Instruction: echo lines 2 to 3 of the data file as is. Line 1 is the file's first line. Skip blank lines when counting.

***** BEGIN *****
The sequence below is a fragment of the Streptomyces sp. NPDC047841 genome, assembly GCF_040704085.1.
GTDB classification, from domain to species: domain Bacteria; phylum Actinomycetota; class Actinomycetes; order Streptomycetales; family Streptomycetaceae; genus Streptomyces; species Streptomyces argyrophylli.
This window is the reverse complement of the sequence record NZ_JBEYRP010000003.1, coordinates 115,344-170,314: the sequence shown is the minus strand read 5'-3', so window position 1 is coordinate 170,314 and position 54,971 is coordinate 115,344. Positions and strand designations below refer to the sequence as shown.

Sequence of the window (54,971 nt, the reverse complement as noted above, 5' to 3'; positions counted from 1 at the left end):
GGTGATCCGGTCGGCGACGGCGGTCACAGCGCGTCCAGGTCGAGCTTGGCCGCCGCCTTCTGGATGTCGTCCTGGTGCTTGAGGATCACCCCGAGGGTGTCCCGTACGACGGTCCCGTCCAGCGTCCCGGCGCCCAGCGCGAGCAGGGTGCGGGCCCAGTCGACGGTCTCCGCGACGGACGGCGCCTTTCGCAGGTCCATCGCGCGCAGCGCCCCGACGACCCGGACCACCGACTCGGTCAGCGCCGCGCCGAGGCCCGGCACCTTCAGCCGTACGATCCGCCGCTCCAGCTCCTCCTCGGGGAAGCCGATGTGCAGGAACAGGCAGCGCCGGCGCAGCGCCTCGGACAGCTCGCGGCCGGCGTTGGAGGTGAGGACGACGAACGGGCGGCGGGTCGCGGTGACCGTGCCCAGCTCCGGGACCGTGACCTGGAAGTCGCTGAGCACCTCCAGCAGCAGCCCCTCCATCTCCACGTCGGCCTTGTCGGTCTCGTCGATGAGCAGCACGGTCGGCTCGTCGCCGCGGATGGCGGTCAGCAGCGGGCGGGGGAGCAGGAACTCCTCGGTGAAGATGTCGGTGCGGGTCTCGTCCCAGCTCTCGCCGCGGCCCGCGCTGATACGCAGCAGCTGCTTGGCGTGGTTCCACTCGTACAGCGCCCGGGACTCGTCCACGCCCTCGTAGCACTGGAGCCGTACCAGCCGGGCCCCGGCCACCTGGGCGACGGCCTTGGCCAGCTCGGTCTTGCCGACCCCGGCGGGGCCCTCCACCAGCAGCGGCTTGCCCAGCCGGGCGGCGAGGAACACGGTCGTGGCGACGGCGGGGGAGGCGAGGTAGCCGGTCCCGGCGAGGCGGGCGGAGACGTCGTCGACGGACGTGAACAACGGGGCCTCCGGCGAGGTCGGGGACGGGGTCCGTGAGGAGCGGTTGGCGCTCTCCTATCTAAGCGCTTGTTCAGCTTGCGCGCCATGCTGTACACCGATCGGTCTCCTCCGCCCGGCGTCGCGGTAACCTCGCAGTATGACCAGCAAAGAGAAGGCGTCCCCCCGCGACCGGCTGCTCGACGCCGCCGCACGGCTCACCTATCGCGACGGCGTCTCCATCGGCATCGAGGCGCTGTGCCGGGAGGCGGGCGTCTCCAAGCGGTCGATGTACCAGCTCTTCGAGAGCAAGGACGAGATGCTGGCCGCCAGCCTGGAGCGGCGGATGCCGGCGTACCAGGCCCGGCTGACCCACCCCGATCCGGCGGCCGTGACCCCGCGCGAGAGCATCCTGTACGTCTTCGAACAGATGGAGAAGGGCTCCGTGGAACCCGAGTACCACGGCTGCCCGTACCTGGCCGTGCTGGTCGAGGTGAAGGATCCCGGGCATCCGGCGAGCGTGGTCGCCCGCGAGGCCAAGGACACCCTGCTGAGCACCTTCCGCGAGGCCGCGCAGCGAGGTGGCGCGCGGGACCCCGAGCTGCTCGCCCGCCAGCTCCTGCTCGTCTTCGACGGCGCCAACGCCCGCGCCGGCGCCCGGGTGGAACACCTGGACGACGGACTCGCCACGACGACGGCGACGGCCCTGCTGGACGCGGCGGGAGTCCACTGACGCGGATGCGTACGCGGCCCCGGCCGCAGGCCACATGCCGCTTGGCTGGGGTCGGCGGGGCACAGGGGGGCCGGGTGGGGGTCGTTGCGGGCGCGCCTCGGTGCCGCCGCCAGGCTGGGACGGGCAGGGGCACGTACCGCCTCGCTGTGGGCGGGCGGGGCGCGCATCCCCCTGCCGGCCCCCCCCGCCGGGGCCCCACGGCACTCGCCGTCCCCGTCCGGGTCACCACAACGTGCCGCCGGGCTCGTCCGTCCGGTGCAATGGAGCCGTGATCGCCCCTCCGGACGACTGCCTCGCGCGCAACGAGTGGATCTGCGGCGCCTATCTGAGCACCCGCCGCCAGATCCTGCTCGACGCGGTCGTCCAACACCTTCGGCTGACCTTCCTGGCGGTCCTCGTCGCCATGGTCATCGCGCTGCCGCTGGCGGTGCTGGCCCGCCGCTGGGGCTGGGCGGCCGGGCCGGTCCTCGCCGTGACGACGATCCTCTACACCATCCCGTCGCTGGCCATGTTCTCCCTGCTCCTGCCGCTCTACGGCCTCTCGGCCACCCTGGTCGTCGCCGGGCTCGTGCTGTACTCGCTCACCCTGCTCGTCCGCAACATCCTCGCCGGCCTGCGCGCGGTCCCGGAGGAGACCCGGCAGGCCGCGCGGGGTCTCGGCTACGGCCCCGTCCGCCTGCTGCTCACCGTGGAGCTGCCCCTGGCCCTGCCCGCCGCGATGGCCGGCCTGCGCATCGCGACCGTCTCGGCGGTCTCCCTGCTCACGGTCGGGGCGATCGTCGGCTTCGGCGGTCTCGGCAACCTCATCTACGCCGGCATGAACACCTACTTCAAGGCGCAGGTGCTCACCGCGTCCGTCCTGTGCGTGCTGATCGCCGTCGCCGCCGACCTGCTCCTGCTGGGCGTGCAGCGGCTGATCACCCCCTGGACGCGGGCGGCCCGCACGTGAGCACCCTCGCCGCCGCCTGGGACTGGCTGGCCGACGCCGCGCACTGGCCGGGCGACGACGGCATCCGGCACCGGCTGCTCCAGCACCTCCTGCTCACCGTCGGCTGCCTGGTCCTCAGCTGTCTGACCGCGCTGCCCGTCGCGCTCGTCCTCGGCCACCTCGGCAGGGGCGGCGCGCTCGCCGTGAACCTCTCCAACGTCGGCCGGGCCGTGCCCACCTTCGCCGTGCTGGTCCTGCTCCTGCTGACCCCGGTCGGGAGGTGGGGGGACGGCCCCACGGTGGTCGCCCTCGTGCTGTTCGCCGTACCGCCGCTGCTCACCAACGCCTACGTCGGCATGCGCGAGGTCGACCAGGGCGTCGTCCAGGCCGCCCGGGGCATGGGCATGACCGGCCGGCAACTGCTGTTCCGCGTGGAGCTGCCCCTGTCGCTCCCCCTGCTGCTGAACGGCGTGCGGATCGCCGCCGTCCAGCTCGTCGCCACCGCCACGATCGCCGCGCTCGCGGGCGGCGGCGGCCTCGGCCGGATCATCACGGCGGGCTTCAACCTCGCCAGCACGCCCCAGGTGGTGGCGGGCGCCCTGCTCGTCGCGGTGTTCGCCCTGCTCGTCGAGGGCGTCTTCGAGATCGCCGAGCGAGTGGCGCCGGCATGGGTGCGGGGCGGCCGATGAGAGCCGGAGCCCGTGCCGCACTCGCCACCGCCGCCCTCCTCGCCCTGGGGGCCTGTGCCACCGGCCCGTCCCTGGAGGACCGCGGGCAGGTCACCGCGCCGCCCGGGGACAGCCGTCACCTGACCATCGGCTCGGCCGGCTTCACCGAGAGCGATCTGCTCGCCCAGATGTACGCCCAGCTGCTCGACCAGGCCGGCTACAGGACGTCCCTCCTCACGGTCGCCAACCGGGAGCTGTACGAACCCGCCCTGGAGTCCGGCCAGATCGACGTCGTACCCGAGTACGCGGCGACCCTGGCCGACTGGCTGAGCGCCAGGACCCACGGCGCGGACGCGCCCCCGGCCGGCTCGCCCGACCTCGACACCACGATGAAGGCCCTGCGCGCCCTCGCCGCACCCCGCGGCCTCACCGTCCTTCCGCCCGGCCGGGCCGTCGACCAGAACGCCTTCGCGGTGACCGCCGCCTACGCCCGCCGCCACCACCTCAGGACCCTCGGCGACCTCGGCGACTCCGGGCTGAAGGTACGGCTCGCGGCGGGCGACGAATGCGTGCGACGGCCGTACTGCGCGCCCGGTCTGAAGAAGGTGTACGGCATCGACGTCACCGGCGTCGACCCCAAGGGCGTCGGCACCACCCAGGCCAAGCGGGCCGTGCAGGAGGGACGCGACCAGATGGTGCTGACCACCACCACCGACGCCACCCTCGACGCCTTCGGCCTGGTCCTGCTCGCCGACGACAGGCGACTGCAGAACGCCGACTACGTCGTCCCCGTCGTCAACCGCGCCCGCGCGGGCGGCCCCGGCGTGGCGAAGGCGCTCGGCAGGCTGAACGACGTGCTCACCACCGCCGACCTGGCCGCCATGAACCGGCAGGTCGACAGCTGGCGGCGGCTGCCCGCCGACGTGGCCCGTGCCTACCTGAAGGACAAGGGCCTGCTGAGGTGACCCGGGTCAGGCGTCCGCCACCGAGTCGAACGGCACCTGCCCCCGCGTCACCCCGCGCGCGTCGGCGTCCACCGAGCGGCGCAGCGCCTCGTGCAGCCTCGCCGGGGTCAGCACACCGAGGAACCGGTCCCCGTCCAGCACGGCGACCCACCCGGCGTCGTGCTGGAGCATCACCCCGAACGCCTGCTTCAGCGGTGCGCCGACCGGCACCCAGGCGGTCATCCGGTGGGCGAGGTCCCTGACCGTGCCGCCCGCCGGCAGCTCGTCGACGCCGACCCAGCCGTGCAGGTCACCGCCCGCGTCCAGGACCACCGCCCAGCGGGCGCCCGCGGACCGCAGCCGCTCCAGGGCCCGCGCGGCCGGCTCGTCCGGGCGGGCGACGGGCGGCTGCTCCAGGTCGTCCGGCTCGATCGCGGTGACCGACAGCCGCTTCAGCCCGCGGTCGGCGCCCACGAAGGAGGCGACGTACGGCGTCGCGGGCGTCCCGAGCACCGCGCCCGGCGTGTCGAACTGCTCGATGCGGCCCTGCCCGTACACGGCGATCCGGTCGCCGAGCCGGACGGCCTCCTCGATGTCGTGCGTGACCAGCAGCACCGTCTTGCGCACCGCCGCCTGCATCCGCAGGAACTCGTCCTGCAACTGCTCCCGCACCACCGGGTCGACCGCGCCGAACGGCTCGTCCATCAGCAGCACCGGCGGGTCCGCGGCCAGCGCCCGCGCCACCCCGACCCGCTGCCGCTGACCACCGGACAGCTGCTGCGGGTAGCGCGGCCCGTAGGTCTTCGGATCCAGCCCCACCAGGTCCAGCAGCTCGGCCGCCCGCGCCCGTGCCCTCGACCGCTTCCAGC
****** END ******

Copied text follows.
GTDB classification, from domain to species: domain Bacteria; phylum Actinomycetota; class Actinomycetes; order Streptomycetales; family Streptomycetaceae; genus Streptomyces; species Streptomyces argyrophylli.
This window is the reverse complement of the sequence record NZ_JBEYRP010000003.1, coordinates 115,344-170,314: the sequence shown is the minus strand read 5'-3', so window position 1 is coordinate 170,314 and position 54,971 is coordinate 115,344. Positions and strand designations below refer to the sequence as shown.